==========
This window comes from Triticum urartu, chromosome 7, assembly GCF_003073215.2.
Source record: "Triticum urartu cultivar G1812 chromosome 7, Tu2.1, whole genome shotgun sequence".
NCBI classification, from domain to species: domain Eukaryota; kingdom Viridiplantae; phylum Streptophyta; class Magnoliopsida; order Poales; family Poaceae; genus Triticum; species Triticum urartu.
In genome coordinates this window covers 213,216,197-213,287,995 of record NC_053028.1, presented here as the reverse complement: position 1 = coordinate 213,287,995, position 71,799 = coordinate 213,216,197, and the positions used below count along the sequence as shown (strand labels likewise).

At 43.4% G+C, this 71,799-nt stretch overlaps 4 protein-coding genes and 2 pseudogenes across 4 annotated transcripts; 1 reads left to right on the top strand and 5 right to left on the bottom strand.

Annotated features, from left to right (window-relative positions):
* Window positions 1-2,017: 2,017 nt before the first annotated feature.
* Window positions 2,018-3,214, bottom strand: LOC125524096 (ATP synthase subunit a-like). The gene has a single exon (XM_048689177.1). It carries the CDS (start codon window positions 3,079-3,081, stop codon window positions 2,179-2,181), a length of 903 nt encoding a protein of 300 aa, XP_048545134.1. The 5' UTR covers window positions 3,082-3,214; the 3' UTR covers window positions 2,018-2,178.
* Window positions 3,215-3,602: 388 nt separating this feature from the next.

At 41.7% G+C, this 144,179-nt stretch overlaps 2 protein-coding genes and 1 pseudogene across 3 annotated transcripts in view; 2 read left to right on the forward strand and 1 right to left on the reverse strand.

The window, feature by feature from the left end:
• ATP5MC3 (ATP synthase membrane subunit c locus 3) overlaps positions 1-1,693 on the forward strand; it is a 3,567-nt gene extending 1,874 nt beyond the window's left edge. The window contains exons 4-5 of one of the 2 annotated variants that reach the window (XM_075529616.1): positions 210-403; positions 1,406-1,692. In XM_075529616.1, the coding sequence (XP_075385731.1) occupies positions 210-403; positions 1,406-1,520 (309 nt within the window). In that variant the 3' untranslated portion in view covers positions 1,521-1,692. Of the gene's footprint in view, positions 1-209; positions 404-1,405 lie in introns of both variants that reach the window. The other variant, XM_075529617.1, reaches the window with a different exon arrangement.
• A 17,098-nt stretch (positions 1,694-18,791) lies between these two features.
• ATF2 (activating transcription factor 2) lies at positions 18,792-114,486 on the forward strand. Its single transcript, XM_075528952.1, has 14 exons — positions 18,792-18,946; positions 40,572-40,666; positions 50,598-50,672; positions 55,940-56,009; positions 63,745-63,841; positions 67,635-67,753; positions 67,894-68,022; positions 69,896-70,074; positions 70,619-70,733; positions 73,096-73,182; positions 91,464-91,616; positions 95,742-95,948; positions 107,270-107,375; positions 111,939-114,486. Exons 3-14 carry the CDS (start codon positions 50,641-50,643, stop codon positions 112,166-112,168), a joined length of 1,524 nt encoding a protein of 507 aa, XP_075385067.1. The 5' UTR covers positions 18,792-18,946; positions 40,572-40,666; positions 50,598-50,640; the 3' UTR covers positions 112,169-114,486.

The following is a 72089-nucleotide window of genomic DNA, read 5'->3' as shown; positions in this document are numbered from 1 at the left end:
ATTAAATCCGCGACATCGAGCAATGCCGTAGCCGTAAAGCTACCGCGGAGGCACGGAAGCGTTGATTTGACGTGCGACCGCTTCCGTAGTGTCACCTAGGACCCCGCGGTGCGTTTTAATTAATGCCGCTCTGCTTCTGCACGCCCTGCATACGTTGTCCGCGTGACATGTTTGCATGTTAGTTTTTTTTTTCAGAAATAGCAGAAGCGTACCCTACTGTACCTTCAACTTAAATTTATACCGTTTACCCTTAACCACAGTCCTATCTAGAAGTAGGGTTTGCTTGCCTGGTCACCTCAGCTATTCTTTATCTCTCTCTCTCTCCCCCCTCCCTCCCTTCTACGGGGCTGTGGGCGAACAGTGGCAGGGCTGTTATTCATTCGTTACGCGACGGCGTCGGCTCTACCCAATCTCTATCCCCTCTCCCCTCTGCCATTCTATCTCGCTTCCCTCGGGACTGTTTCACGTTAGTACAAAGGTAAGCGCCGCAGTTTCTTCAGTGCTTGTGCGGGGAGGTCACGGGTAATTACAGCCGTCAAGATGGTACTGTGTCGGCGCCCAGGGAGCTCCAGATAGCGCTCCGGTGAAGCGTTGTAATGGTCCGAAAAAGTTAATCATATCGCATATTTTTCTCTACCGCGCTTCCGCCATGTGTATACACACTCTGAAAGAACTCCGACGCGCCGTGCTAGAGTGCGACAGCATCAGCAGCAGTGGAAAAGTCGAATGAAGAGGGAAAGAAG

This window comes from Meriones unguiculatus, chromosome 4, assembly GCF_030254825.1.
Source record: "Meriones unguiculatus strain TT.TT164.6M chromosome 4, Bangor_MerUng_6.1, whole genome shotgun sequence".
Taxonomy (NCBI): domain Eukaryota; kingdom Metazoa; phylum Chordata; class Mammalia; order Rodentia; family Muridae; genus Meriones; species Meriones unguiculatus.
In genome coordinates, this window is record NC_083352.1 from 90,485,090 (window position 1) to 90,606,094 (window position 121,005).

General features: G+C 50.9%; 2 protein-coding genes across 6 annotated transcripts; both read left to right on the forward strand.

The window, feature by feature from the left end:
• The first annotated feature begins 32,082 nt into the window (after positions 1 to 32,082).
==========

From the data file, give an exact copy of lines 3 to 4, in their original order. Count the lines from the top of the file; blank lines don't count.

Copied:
NCBI classification, from domain to species: domain Eukaryota; kingdom Viridiplantae; phylum Streptophyta; class Magnoliopsida; order Poales; family Poaceae; genus Triticum; species Triticum urartu.
In genome coordinates this window covers 213,216,197-213,287,995 of record NC_053028.1, presented here as the reverse complement: position 1 = coordinate 213,287,995, position 71,799 = coordinate 213,216,197, and the positions used below count along the sequence as shown (strand labels likewise).